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Issue No. 2 | January 11, 2008

News and Features

Panel on Antiretroviral Guidelines for Adults and Adolescents Welcomes New Members!

The DHHS Panel on Antiretroviral Guidelines for Adults and Adolescents (a working group of the Office of AIDS Research Council) is pleased to welcome the following new members to the Panel. The new members will begin a 3-year term starting in February 2008:

  • Eric Daar, M.D. (University of California-Los Angeles, Harbor-UCLA Medical Center)
  • Gerald Friedland, M.D. (Yale School of Medicine)
  • Paul Sax, M.D. (Harvard Medical School & Brigham and Women's Hospital)
  • David Wohl, M.D. (University of North Carolina-Chapel Hill) 

The Panel thanks the following members, who will be concluding their services to the Panel, for their contributions over the years: 

  • Wafaa El-Sadr, M.D., M.P.H. (Columbia University)
  • Eric Goosby, M.D. (Pangaea Global AIDS Foundation & University of California-San Francisco; first co-convener of the Panel)
  • Mark Harrington (Treatment Action Group)
  • John Mellors, M.D. (University of Pittsburgh)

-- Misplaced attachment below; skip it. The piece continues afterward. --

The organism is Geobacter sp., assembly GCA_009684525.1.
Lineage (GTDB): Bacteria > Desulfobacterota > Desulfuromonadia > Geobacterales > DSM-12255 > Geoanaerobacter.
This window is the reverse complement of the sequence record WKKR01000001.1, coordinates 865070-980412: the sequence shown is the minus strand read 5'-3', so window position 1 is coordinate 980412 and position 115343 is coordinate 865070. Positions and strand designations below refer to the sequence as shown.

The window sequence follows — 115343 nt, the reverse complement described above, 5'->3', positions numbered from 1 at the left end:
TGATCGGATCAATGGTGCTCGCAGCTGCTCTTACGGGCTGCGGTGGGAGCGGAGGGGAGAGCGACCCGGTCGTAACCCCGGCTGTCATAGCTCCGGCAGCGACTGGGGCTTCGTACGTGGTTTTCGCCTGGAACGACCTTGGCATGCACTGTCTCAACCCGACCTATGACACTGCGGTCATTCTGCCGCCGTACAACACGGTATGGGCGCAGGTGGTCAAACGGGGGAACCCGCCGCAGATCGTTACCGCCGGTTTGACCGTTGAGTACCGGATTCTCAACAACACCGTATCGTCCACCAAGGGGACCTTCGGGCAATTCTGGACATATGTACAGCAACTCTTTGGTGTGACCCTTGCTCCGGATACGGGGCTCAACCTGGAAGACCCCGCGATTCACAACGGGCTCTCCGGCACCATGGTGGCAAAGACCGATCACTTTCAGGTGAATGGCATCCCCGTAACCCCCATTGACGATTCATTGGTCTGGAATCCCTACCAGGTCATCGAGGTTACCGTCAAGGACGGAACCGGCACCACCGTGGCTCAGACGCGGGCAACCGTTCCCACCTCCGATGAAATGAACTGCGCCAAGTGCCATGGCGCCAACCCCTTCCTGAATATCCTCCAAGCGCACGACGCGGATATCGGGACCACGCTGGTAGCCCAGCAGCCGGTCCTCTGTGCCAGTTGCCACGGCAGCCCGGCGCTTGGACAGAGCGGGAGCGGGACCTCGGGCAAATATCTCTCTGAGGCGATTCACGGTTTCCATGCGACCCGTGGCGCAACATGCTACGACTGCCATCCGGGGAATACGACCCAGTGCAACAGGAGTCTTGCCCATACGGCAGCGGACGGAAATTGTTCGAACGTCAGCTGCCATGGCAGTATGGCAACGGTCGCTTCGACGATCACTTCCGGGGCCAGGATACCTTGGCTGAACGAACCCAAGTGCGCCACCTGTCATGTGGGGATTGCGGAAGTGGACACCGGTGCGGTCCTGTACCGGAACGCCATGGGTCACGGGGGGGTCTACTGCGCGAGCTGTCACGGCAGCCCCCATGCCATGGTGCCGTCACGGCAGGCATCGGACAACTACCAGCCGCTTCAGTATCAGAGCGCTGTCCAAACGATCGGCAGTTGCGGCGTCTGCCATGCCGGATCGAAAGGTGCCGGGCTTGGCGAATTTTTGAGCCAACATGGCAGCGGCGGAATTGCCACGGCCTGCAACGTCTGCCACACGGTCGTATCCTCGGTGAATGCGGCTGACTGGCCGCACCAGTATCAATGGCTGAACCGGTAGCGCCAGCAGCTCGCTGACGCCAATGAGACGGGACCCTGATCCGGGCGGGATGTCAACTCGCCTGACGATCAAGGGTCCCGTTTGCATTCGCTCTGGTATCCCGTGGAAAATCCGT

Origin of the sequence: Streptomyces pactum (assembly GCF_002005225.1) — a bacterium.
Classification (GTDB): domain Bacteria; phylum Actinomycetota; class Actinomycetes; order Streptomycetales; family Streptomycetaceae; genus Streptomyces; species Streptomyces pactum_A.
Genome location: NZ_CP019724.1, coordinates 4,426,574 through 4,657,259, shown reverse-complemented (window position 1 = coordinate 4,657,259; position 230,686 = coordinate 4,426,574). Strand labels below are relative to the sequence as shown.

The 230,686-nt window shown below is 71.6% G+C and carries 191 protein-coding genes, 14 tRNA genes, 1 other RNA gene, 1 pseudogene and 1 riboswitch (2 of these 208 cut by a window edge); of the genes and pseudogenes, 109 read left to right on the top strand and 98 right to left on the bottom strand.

• James Oleske, M.D., M.P.H. (University of Medicine and Dentistry of New Jersey)

The Adult and Adolescent Guidelines are available from AIDSinfo.

Study Finds Antidepressants Help HIV-Infected Individuals with Depression Comply with Treatment

A recently published study has demonstrated that HIV-infected individuals who are clinically depressed and take selective serotonin reuptake inhibitors (SSRIs), a class of commonly used antidepressants, are more likely to adhere to their antiretroviral regimen.

About 3,400 HIV-infected study participants were observed for 12 months. Participants with clinical depression (42%) were less likely to adhere to their treatment regimens and had poorer viral responses than participants who were not depressed. Participants with depression who took SSRIs as prescribed had better regimen adherence and had CD4 responses that were statistically similar to HIV-infected individuals without depression who received HAART.

Researchers concluded that adherence to SSRIs improves HAART adherence, leading to improved health outcomes in clinically depressed patients.

More information is available:

  • PubMed: Study abstract
  • AIDSinfo Health Topics: Mental Health
  • SAMHSA: Mental Health and HIV fact sheet